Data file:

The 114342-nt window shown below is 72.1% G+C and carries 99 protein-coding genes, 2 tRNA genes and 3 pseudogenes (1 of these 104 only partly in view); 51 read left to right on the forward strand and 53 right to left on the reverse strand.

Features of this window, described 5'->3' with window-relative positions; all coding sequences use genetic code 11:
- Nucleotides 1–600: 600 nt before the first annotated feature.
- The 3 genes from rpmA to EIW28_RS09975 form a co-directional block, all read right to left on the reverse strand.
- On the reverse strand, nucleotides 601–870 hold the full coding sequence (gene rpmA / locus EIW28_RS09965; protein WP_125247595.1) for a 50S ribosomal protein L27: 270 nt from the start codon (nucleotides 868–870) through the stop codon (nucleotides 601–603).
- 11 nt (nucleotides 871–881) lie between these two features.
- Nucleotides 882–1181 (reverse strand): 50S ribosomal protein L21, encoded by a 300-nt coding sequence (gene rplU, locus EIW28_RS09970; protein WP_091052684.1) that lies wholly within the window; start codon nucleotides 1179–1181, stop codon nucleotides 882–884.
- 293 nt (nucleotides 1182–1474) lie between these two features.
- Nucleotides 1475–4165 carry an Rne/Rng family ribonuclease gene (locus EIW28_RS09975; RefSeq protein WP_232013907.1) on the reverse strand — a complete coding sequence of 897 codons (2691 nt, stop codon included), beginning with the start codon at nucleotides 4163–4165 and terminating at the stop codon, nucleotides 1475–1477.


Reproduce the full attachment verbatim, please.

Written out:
The 114342-nt window shown below is 72.1% G+C and carries 99 protein-coding genes, 2 tRNA genes and 3 pseudogenes (1 of these 104 only partly in view); 51 read left to right on the forward strand and 53 right to left on the reverse strand.

Features of this window, described 5'->3' with window-relative positions; all coding sequences use genetic code 11:
- Nucleotides 1–600: 600 nt before the first annotated feature.
- The 3 genes from rpmA to EIW28_RS09975 form a co-directional block, all read right to left on the reverse strand.
- On the reverse strand, nucleotides 601–870 hold the full coding sequence (gene rpmA / locus EIW28_RS09965; protein WP_125247595.1) for a 50S ribosomal protein L27: 270 nt from the start codon (nucleotides 868–870) through the stop codon (nucleotides 601–603).
- 11 nt (nucleotides 871–881) lie between these two features.
- Nucleotides 882–1181 (reverse strand): 50S ribosomal protein L21, encoded by a 300-nt coding sequence (gene rplU, locus EIW28_RS09970; protein WP_091052684.1) that lies wholly within the window; start codon nucleotides 1179–1181, stop codon nucleotides 882–884.
- 293 nt (nucleotides 1182–1474) lie between these two features.
- Nucleotides 1475–4165 carry an Rne/Rng family ribonuclease gene (locus EIW28_RS09975; RefSeq protein WP_232013907.1) on the reverse strand — a complete coding sequence of 897 codons (2691 nt, stop codon included), beginning with the start codon at nucleotides 4163–4165 and terminating at the stop codon, nucleotides 1475–1477.